The Battle for Interactive Prototyping

There has been a continuing demand in the design world for a tool that allows designers to quickly test out interactions. Currently there are a multitude of options, but none that seemingly deliver an easily consumable interface, as well as real time interaction. The design team at Ratio spent the last few days trying out some of the more popular applications for testing out interactive prototypes (Quartz, Form, and Pixate). Here’s what I learned. Hopefully it can be of use to others looking to experiment. With that said, the landscape of interactive prototyping tools is changing so rapidly, that this may all be irrelevant in months to follow.

Quartz Composer & Origami

Quartz Composer has been around for while but had little value when it came to prototyping mobile apps before Facebook released Origami, a QC plugin that provided input patches commonly used in the phone app interaction. I spent a couple days dabbling with QC+Origami, trying to create some basic app interactions such as menu slide outs, panel shifts, and button animations. I had little experience working with node based software prior to this, so getting a feel for how things worked was tedious.

In Quartz, there are three basic components. Input patches, nodes, and compositions. Input patches are how you the interactions are defined. Nodes allow you to connect these input patches (all patches have input and outputs). It is a completely open canvas — one that I had difficulty getting used to. I wanted to prototype in a more linear manner, having a start and an end to the users interactions. I quickly learned that staying organized within the app was paramount in its usability. You can quickly become tangled up within the patches.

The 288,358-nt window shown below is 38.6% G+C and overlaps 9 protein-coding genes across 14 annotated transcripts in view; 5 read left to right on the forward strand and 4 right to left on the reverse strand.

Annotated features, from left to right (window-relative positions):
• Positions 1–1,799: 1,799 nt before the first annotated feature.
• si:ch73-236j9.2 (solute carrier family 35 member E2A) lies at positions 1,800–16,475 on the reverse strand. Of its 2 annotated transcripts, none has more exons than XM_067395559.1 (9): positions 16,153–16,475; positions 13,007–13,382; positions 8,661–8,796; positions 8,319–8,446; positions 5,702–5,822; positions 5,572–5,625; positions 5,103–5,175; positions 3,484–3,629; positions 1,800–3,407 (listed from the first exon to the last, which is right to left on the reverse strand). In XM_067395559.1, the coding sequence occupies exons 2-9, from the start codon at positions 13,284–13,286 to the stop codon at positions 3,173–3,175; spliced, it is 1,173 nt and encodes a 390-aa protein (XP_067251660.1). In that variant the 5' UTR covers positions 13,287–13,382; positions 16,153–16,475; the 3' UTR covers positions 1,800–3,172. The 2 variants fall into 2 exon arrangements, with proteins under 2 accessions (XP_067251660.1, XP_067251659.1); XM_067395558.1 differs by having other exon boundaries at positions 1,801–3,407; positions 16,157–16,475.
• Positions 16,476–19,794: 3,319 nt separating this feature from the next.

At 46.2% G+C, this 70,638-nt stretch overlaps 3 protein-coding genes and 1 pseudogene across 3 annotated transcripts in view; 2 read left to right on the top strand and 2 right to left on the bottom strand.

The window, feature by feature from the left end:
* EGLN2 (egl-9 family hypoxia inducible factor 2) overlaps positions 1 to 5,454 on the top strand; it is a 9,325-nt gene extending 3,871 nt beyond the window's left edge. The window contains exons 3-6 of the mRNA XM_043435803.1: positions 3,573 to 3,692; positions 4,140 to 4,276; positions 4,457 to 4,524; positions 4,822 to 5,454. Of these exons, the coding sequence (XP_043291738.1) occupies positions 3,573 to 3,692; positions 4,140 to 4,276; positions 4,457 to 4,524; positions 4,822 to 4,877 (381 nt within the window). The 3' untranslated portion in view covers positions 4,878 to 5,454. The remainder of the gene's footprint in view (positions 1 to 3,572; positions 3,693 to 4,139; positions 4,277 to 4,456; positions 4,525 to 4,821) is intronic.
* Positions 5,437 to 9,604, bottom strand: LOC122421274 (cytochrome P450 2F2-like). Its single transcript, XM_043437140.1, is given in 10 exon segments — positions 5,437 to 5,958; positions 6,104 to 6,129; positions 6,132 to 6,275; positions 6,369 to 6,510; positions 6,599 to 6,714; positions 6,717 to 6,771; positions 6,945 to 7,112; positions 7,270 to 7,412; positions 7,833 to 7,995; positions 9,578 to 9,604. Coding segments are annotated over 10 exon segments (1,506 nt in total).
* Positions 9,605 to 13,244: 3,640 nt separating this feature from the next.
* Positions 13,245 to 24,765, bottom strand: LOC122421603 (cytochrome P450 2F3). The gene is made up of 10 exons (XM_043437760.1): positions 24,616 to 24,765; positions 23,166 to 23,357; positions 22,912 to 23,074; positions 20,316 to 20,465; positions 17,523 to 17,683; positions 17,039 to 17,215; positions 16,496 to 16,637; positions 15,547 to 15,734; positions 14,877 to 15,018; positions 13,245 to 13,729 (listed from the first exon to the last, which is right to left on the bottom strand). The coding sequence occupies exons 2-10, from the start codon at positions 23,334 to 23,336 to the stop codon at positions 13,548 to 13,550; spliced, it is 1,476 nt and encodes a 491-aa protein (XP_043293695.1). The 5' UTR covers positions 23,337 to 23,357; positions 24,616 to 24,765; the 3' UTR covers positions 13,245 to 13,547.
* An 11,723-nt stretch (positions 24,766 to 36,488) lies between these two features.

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After fiddling around for a few hours (ok, maybe the whole day), I was able to decipher what input patches were most useful. Interaction 2 patches, Switches, Transitions, Classic & Bounce Animations, as well as Scroll, Hit Area, and Delay patches will make your life a lot easier. I won’t go into the specifics  (for more info) but once you understand what patches to use for which situations, the program becomes incredibly valuable, as nearly everything is possible.

That said, the learning curve for Quartz Composer is fairly steep. If you want to learn it, I would give yourself a few days before throwing in the towel. The best advice I can give when working with Quartz is a) be patient, and b) have a specific goal in mind.

In terms of support, the documentation for QC is limited. You have to rely on the QC community (which seems fairly extensive). There are some helpful tutorial videos that you can view done by Jay Thrash.

 

Form by RelativeWave

If you’ve played around with Quartz Composer at all, newcomer Form will look oddly familiar. The layout and structure are nearly identical. There are a few differences that make Form more valuable for UI prototyping. Mainly, it allows you to interact with the prototype on your phone, and do this in real time. If you want a menu icon to slide out faster, you can make the change to that animation patch and it will immediately update on your phone. If you prefer to interact with a mock phone on your computer, Quartz allows for this, but if you are doing mobile phone interactions then interacting with it on a mobile device is essential to maximizing the utility of interactive prototypes. Neither of the applications allow you to interact with the prototype on both phone and computer.

A few other changes are welcomed in Form. Firstly, the input patches are better labeled (easier to decipher what an input patch will do). Another thing that Form improves upon is the grid structure of elements. Quartz Composer has what’s called QC units. If you use certain input patches (Billboards, Sprites), quartz composer will convert pixels to these QC units. This becomes confusing, as you need to convert between the two (I’m still not even sure what this ratio is. Something like 1 QC unit=300 pixels). I did a lot of fidgeting to move an image to the spot I wanted. In Form, this isn’t an issue. Pixels are always pixels.

A second complaint of the QC grid is the coordinate system. Let’s say you have an icon that you want placed in the top right of the screen. From your design comps, you know it’s 300 pixels from left, and 80 pixels down. When you drop an image into Quartz, it will default to the center of the screen, where the position will be (0,0). While doing the math isn’t extremely tedious, it’s an extra step. One that grows tiresome. This isn’t an issue with Form. The grids are aligned with how most design applications work. Top left being (0,0).